By Misty Dhillon

Introduction

I started obsessing over fly fishing for Himalayan Mahseer in 1994. This bio-indicator fish species swims in rivers across the Himalayan foothills of Pakistan, India ,Nepal, Bhutan, and Mayanmar. My passion soon turned profession leading me to organising expedition travel involving complicated logistics, special permits and much of the stepping into the unknown as one can imagine in the remote, sub-Himalaya.

As a travel guide, and then tour-operator for 15 years; I fulfilled our travelers’ needs for safety, certainty and consistency while manifesting their contradictory call of stepping into the unknown. The need for exploration. Their need for an adventure. Seeking rewarding moments, perspectives and cultural insights. Spontaneous unexpected moments that often leave lasting impressions.

For me those impressions showed up at age 26 while working for the Tai Phake tribe. Setting up the Naharkatia Ecotourism Camp in Assam, North Eastern India in 2005. Perhaps one of the most culturally rich regions in the world. Historically significant due to its part in the 2nd World War. But also a part of India that offers access into some of the most pristine rainforests, as the Himalayas taper over the Indian frontier with Mayanmar.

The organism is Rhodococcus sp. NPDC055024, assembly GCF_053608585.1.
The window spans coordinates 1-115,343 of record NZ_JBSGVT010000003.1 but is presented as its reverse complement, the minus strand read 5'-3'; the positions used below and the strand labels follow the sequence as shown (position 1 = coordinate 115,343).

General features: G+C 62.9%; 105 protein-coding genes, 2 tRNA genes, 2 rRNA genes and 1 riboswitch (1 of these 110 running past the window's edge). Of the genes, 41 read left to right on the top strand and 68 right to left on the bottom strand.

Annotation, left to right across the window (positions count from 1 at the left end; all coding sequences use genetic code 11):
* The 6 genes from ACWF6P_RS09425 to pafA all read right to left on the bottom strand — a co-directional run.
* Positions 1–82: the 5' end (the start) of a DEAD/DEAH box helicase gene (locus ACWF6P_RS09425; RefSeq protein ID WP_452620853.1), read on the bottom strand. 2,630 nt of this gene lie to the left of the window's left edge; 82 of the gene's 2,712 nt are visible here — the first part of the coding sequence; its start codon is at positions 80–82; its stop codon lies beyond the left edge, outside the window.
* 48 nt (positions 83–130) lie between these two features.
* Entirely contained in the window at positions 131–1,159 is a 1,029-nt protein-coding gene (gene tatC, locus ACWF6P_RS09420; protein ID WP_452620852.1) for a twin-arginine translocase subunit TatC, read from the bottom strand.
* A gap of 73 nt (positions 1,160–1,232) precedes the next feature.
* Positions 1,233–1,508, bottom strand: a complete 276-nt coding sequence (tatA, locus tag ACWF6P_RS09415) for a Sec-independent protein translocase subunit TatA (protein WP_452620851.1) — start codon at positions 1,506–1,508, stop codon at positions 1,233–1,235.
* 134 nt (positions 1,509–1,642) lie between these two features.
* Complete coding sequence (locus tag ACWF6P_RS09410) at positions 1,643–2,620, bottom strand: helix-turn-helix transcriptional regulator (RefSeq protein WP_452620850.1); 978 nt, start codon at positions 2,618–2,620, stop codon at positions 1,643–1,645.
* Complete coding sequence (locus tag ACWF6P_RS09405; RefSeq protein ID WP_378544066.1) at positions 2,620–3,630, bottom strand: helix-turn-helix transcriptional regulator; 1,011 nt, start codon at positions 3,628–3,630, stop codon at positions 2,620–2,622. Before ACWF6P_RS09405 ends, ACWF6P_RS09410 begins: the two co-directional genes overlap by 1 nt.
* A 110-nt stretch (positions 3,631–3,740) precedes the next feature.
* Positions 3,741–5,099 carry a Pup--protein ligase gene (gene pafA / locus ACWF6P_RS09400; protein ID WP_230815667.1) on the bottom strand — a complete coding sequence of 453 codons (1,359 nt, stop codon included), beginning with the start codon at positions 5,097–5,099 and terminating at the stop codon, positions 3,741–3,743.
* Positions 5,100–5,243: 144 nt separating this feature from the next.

Assam’s rich ethnic diversity is owed to dozens of small tribes settled here from as far as Thailand. Coming together during some of the most fascinating festivals. Enriching Assam’s diversity of language, attire, dances and ancient traditions. Sadly, separated in a void of political tension.

The Tai-Phake

The jeep steered off the Stillwell road past Ledo following a dirt track to the village Naharkatia. Another world appears before stepping over a canal, through a grove of thick bamboo and orange plantations that often attracts herds of wild elephants from surrounding forests of Arunachal Pradesh.

My attention soon catches the curiosity of a tribesman. Greetings quickly and seamlessly dissolve assumptions or hesitations. A sense of connection takes over preconceived ideas. Consumed the next two weeks helping build a small community-based homestay using local building materials. Learning about their views toward sustainability, following natural order but also about their sense of community. Endorsing a standard of abundance and gratitude that we seem to be losing in urban worlds due to the constant conditioning (politics, marketing and media) we are subjected to.

Leaving Assam more aware of these sharp contrasts was enriching. One living in abundance, the other in survival even in spite of it’s amenities. I feel honored to be part of the little world of the Tai Phake that  inspiring me to continue to come from a place of gratitude and abundance on a whole new level.